eTable 1. Characteristics of Included Studies
eTable 2. Hazard Ratios for Overall Survival and Variables Used for Multivariate Analysis in Each Study
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Petrelli F, Tomasello G, Borgonovo K, et al. Prognostic Survival Associated With Left-Sided vs Right-Sided Colon CancerA Systematic Review and Meta-analysis. JAMA Oncol. 2017;3(2):211–219. doi:10.1001/jamaoncol.2016.4227
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What is the prognostic role of primary tumor location (left vs right) in patients with colon cancer?
In this systematic review and meta-analysis which included 66 studies with more than 1.4 million patients, a significant prognostic impact of tumor site on overall survival was found with a 20% reduced risk of death for cancers arising on the left side.
Based on these results, colon cancer primary tumor sidedness should be acknowledged as a criterion for establishing prognosis in both earlier and advanced stages of disease.
Primary tumor location is emerging as an important prognostic factor owing to distinct biological features. However, the side of origin of colon cancer (CC) still does not represent a prognostic parameter when deciding for adjuvant or palliative chemotherapy.
To determine the prognostic role of left vs right-sidedness of primary tumor location in patients with CC.
We searched PubMed, EMBASE, The Cochrane Library, Web of Science, LILACS, CINAHL, and SCOPUS for prospective or retrospective studies reporting data on overall survival for left-sided colon cancer (LCC) compared with right-sided colon cancer (RCC).
Studies were selected if: (1) side of CC was reported among variables entered into survival analysis, (2) survival information was available (overall survival [OS] was reported in the article as hazard ratio (HR) according to multivariate analysis, (3) articles were published in the English language.
Data Extraction and Synthesis
Data were pooled using HRs for OS of LCC vs RCC according to fixed or random-effects models. Subgroup analysis and multivariate random-effects model meta-regression was also implemented adjusting for stage distribution, sample size, race, year of publication, type and quality of studies, and adjuvant chemotherapy.
Main Outcomes and Measures
HRs for OS (the primary outcome measure) were pooled to provide an aggregate value. In this analysis, all HRs with 95% CIs were pooled to obtain prognostic information on the location of the primary tumor (left vs right location site of CC) independent of other common clinicopathological covariates.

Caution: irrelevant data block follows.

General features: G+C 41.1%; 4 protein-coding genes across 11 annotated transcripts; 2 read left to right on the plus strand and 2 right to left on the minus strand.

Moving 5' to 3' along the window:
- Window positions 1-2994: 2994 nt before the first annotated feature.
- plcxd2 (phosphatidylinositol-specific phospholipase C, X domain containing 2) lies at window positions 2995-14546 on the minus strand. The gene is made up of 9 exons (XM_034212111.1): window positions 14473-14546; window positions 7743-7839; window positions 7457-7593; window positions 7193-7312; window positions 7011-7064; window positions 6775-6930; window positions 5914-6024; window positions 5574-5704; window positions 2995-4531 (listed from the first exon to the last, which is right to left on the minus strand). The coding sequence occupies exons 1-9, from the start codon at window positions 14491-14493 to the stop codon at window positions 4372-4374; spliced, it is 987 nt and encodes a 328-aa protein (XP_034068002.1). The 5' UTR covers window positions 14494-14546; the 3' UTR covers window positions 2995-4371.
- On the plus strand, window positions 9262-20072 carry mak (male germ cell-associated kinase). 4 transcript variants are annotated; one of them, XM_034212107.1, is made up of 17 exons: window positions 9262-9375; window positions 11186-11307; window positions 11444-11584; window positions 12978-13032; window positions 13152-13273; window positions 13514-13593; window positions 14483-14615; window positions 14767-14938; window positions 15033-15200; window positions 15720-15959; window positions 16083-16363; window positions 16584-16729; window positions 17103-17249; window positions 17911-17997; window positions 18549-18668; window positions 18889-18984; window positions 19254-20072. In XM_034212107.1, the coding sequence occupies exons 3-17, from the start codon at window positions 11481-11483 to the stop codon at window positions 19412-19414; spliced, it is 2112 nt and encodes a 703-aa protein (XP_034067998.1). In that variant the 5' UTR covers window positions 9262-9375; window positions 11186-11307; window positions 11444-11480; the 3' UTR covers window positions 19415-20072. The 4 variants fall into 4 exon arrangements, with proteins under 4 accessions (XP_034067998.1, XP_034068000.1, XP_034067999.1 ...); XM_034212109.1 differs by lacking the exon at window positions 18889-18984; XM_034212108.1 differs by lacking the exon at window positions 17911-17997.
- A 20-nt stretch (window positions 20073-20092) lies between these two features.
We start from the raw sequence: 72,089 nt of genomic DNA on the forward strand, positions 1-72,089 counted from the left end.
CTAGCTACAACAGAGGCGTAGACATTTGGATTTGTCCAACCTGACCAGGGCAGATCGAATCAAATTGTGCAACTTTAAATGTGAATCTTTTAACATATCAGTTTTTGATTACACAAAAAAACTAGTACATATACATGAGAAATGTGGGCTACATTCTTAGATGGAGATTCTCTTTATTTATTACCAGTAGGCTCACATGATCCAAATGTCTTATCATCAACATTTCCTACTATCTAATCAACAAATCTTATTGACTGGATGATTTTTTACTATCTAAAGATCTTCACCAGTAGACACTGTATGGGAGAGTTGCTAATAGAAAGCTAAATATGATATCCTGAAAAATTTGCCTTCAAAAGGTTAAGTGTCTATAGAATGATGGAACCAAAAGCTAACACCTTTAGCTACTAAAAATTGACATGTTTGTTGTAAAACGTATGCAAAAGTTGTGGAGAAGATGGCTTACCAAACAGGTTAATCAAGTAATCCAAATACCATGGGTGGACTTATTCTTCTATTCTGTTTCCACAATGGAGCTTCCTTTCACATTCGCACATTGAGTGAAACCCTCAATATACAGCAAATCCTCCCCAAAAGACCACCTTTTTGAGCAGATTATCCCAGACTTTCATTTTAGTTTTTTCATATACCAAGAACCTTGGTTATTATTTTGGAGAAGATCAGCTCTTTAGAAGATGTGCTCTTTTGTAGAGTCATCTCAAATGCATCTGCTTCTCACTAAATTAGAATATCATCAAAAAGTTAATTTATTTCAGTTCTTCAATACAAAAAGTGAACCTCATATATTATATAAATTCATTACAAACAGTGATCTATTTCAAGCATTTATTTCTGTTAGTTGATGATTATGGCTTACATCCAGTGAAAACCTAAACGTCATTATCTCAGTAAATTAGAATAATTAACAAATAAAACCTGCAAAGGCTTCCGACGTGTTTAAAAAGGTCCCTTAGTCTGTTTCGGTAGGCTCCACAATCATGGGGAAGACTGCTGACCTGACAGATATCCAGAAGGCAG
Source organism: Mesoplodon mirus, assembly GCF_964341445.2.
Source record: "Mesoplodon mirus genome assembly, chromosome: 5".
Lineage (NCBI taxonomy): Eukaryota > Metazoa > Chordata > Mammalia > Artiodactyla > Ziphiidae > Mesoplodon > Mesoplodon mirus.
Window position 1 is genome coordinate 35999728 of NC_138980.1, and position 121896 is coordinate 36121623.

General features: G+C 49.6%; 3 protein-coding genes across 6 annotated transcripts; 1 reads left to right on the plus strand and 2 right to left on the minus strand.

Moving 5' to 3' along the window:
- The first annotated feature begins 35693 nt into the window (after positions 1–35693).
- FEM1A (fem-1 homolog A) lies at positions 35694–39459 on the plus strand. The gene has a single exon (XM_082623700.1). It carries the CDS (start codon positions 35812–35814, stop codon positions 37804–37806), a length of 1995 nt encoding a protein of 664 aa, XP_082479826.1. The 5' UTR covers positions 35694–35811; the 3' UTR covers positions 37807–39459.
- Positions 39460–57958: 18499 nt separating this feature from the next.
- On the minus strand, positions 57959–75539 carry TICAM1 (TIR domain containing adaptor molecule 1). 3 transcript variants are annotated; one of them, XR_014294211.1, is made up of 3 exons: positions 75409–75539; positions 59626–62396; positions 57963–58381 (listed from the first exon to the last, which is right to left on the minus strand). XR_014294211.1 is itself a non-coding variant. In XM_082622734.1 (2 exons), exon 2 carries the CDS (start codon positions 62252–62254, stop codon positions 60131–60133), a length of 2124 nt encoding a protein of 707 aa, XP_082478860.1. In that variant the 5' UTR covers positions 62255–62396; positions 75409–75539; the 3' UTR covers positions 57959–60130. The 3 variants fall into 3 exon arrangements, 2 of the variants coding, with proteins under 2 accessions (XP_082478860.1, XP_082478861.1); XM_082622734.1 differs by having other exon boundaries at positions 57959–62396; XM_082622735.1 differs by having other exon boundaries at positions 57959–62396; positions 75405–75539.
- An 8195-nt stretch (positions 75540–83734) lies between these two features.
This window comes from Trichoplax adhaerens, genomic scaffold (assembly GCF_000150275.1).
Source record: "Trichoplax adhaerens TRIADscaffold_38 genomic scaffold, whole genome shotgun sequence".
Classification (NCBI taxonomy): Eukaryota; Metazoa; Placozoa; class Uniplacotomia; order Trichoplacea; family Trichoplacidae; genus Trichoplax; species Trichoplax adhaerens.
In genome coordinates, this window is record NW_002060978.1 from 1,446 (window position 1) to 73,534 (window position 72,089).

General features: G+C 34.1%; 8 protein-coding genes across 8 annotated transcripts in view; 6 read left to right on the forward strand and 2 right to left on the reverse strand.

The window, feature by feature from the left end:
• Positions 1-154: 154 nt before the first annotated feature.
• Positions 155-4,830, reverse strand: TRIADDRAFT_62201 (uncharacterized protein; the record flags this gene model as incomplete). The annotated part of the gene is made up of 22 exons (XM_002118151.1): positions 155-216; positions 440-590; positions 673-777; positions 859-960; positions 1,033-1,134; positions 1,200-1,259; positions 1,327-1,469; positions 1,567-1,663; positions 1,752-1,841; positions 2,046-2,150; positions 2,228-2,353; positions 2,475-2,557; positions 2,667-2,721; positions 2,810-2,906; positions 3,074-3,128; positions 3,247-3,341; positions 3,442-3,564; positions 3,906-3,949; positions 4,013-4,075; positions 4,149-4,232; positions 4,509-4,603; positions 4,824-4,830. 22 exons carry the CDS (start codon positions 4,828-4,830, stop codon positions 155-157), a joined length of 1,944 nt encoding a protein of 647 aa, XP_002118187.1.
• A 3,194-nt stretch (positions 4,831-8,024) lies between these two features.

An analysis was made from the 66 studies conducted. It included 1 437 846 patients with a median follow-up of 65 months. Left sided primary tumor location was associated with a significantly reduced risk of death (HR, 0.82; 95% CI, 0.79-0.84; P < .001) and this was independent of stage, race, adjuvant chemotherapy, year of study, number of participants, and quality of included studies.
Conclusions and Relevance
Based on these results, CC side should be acknowledged as a criterion for establishing prognosis in all stages of disease. It should be considered when deciding treatment intensity in metastatic settings, and should represent a stratification factor for future adjuvant studies.
According to the recent EUROCARE 5 analysis,1 colon and rectal cancer presented a minimal but significant increase in 5-year survival across years by about 4 to 6%, with worst survival with increasing age. In particular, colon cancer (CC) cases diagnosed with screening colonoscopy have lower stage disease at presentation but also have better outcomes independent of their staging.2 Standard clinicopathological risk factors for disease progression and death that lead to the prescription of postsurgical therapy are stage (node positive disease), grade, obstructing and/or perforating presentation, vascular invasion, and pT4 classification. All these variables are taken into account for selecting patients for adjuvant chemotherapy in stage II and III disease, according to major guidelines. In metastatic CC, the extent of cancer and aim of therapy (operable vs inoperable metastases), RAS mutation, and performance status guide the choice of systemic therapy.
Quiz Ref IDThere are suggestions that localization of CC (right CC [RCC]3,4 sided up to splenic flexure and left CC [LCC], including descending, and sigmoid and/or rectosigmoid cancers) potentially influences prognosis owing to differing biological features. Clinical presentation is also different: iron deficiency anemia from occult blood loss is more prevalent in patients with right-sided CCs; conversely, hematochezia and change in bowel habits is a more common presenting symptom for left-sided CCs.3Quiz Ref ID From a molecular point of view, RCC and LCC are 2 different entities, with RCC associated with defective mismatch repair (MMR) genes, mutations of KRAS and BRAF, and microRNA-31, whereas LCC is associated with CIN, p53, NRAS, microRNA-146a, microRNA-147b, and microRNA-1288.4 Location of primary tumor seems to influence the outcome with adjuvant therapy and the survival with palliative chemotherapy or targeted therapy in stage IV disease. In fact, in the phase III N0147 trial5 comparing FOLFOX and FOLFOX plus cetuximab LCC was associated with an overall better disease-free survival as compared with RCC. Similarly, Weiss et al6 showed a better outcome for left-sided compared with right-sided diseases in stage III but not in stage II CCs. In the same manner, metastatic LCCs exhibited a better outcome than RCCs in previously untreated patients.7
In this systematic review and meta-analysis, we evaluated the independent prognostic value of site of primary tumor (left-sided vs right-sided primary location) in patients with cancer of the colon.
We performed this systematic review and meta-analysis in accordance with PRISMA guidelines and the Cochrane Handbook for Systematic Reviews of Interventions.
References for this systematic review and meta-analysis were identified through searches of PubMed, the Cochrane Library, SCOPUS, Web of Science, EMBASE, LILACS, and CINAHL from inception to February 2016. A manual update of meeting abstracts presented at 2016 American Society of Clinical Oncology was also performed. Searches included the terms: “colon or colorectal” “cancer or carcinoma” and “right or left or site or side or descending or sigmoid or proximal or distal or cecum” and “hazard ratio” and “multivariate or Cox regression”. Manual selection of relevant studies was carried out based also on the related articles function. The citation lists of all retrieved articles were analyzed to identify other potentially relevant reports.